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Developing Child ...

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Chapter 03 - The Developing Child

Prenatal Development and the Newborn
  • At 8 weeks after conception, babies are anatomically indistinguishable; 4/5th month different
  • Sex determined by 23rd pair of chromosome
  • X chromosome: comes from either mother or father; females have two, males have one
  • Y chromosome: comes from father, paired with x to form male
  • Y chromosome stimulates development of male sex organ by producing testosterone: most important male sex hormone, but females have it too
  • Gender: biologically or socially influenced characteristics which people define as male/female
  • zygotes: fertilized eggs; less than half survive pass 2 weeks
  • after 10 days, zygote attach to mother’s uterine wall and forms placenta for nourishment, zygote becomes embryo:
  • developing human from 2 weeks to second month
  • after two months, looks human, called fetus: developing human from 2 months to birth
  • fetus hears muffled version of mother’s voice and prefers it after birth
  • harm can come when placenta gets teratogens: agents that can harm embryo/fetus during prenatal stage; a mother who is a heroin addict will have a heroin addicted baby
  • newborns are equipped with reflexes ideal to survival
  • rooting reflex: reflex, when touched on cheek, to open mouth and find nipple
  • perceptual abilities continue to develop during first month, can distinguish mother’s odour

Infancy and Childhood

  • maturation: biological growth processes that enable orderly change in behaviour, could be influenced by experiences
  • maturation sets the basic course of development and experience adjust it
  • lack of neuron connections reason why earliest memories rarely earlier than third birthday (experiences help develop neural connections)
  • Rosenzweig and Krech reared some young rats in solitary confinement and others in playground; found those in playground develop thicker and heavier brain cortex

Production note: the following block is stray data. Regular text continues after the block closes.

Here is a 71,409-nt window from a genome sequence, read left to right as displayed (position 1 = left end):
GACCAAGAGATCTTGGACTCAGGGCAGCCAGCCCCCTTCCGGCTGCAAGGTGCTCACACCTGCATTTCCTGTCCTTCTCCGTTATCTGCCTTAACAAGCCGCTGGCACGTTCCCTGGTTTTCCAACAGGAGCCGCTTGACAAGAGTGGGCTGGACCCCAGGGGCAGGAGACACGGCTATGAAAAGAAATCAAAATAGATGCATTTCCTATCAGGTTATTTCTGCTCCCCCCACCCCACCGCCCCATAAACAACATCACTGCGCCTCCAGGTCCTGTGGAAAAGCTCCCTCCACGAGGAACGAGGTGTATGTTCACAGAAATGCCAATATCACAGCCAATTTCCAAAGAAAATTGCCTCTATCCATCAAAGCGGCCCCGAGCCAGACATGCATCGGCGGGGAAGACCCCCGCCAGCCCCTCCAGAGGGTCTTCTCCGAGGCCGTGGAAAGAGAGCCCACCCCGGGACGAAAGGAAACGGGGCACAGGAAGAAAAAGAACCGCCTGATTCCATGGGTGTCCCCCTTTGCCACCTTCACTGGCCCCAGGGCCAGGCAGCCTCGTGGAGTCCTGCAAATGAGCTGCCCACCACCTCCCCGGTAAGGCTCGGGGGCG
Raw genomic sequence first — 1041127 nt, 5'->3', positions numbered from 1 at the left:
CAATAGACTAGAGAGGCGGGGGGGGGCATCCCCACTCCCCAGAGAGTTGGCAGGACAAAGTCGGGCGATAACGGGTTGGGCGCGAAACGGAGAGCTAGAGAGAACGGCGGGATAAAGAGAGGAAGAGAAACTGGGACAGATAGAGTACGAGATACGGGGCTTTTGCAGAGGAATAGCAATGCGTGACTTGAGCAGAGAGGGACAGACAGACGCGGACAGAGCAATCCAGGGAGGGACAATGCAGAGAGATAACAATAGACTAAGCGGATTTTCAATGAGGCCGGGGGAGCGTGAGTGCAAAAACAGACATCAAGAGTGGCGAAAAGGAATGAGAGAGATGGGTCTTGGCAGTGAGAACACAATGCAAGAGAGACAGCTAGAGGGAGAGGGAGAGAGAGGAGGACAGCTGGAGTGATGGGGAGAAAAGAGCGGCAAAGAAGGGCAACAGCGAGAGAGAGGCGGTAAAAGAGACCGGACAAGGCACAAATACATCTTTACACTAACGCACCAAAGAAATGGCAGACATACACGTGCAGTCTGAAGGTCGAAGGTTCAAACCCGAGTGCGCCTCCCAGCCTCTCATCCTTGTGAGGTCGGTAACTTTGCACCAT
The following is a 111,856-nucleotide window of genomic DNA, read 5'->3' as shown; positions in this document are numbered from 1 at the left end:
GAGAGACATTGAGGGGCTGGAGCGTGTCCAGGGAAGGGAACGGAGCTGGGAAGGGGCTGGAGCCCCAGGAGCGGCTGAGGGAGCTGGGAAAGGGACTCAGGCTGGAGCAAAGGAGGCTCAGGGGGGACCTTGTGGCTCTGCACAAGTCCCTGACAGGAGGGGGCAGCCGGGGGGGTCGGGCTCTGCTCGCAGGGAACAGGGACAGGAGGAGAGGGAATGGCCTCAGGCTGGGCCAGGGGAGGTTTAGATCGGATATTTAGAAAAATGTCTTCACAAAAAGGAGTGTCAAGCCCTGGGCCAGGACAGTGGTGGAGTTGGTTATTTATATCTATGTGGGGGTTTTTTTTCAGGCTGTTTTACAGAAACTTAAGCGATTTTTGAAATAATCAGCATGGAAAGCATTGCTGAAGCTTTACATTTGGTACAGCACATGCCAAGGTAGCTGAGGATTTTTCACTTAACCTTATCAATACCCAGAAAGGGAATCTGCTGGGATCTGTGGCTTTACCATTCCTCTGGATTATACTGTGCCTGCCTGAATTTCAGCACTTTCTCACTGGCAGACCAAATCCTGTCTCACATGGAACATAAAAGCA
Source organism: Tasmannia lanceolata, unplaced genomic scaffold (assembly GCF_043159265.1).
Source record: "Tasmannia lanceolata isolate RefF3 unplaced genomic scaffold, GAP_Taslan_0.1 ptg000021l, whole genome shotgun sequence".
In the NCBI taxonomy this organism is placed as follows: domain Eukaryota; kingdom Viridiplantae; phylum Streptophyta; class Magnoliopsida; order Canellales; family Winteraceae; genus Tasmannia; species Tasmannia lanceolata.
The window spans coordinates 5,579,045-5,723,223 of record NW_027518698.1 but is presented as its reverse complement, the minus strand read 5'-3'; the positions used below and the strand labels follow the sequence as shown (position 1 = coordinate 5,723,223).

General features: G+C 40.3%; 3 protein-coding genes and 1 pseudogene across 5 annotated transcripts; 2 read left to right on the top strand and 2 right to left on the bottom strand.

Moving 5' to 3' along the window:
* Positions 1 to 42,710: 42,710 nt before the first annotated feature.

• For optimum development, early years critical –use it or lose it; but development exists through life as neural tissues changes –experiences nurture nature
  • plasticity: brain ability to reoganize pathways to compensate damage; if laser damaged spot in cat’s eye, brain area receiving input from spot will start responding to stimulation from nearby areas in eye;  brain hardware changes with time –can rewired with new synapses
  • children brains most “plastic” –surplus of neurons
  • when neurons are destroyed, nearby ones may partly compensate by making new connections
  • experience influences motor behaviour
  • experience(nurture) before biological development(nature) has limited effect

Cognitive Development

  • Cognition: mental activities associated with knowing, thinking, & remembering
  • Piaget believed child’s mind develops through series of stages
  • Piaget believed children built schemas: concept or framework that organises and interprets info; mental molds into which we pour our experience
  • assimilate: interpreting new experience in terms of existing schemas; given schema for dog, child may call 4-legged animals doggies
  • to fit new experiences, we accommodate: adapting one’s schemas to incorporate new info; child realises doggies schemas too broad and refines category

Piaget’s 4 stages of Cognitive Development

1.    Sensorimotor Stage (Birth – 2 years old)

  • Infants know world in terms of sensory impressions and motor activities
  • Lack objective permanence: awareness that things continue to exist when not perceived; Baby believes toy only exists when it is starring at it

2.    Preoperational Stage (preschool – 6/7 years old)

  • Child learns to use language, but aren’t able to comprehend mental operations of concrete logic; lacks conservation: principle that quantity remains the same despite changes in shape; water from tall, thin glass poured into wide, flat glass would be the same
  • Children are egocentric: inability to see another’s point of view

3.    Concrete Operational Stage (6/7 – 11 years old)

  • Children gain mental operations that enable logical thinking about concrete events; understands conservation and mathematical transformation (reversing arithmetic operations)

4.    Formal Operational Stage (12 years -life)

  • Reasoning expands from concrete (involving actual experiences) to abstract thinking (involving imagined realities and symbols)
  • Children able to solve hypothetical situations and its consequences